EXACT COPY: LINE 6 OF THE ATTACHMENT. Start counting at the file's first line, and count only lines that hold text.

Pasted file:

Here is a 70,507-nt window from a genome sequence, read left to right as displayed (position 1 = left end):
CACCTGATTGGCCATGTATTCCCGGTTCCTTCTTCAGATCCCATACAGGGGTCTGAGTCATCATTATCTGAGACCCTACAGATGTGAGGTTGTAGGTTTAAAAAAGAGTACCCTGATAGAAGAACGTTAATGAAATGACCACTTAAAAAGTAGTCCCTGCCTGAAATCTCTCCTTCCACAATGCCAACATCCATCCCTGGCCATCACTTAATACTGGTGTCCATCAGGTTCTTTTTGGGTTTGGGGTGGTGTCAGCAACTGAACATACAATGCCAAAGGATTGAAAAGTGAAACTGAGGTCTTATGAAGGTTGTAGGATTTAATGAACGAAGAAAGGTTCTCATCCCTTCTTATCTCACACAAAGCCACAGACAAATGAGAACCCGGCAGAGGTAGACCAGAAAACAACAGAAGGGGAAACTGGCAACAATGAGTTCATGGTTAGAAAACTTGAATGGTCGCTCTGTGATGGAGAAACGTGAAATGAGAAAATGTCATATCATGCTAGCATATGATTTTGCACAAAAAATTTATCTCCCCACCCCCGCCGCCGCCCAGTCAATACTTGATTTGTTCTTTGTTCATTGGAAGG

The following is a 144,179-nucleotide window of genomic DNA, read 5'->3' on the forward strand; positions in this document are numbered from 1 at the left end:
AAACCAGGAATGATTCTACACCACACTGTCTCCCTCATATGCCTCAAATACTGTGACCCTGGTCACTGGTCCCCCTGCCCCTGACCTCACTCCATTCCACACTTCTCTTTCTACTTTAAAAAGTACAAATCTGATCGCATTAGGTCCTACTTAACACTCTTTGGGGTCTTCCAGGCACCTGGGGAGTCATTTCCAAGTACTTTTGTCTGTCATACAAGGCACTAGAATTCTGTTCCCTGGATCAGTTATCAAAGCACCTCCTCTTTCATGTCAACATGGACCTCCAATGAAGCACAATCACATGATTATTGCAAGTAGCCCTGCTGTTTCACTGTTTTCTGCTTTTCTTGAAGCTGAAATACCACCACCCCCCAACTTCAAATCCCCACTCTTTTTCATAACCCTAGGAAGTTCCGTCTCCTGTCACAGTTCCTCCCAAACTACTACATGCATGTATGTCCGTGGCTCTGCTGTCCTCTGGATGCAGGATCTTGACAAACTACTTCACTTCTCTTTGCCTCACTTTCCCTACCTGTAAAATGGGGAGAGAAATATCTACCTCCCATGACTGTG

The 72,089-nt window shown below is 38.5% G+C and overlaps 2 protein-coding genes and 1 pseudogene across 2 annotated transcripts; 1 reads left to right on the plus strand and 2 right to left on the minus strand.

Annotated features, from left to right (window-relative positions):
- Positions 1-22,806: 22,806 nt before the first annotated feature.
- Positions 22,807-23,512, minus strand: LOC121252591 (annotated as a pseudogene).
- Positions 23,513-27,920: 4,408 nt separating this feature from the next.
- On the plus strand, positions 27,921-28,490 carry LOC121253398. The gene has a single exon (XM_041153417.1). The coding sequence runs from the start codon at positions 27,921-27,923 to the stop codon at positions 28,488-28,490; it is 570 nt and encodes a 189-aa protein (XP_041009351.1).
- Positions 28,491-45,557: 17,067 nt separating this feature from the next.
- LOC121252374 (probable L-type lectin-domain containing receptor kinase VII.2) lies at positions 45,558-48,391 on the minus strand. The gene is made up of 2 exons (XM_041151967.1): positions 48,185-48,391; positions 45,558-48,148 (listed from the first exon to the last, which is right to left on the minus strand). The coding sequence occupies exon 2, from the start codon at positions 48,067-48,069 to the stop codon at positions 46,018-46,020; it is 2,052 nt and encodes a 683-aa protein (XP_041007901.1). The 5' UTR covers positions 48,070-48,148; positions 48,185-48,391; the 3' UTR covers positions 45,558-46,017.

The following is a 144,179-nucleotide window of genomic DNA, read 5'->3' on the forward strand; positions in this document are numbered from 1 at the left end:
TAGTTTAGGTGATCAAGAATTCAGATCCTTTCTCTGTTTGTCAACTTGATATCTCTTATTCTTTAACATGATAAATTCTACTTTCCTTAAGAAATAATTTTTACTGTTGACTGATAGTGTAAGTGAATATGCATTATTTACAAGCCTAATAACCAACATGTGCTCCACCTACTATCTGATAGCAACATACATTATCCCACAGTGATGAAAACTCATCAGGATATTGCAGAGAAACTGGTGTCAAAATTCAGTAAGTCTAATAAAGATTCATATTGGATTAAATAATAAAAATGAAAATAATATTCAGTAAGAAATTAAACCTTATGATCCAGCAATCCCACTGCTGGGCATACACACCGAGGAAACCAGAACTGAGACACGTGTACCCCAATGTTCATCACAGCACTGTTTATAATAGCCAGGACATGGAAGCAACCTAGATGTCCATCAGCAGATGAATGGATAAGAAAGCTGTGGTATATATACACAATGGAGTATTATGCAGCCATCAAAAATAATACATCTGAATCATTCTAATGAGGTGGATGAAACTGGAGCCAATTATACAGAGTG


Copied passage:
Annotated features, from left to right (window-relative positions):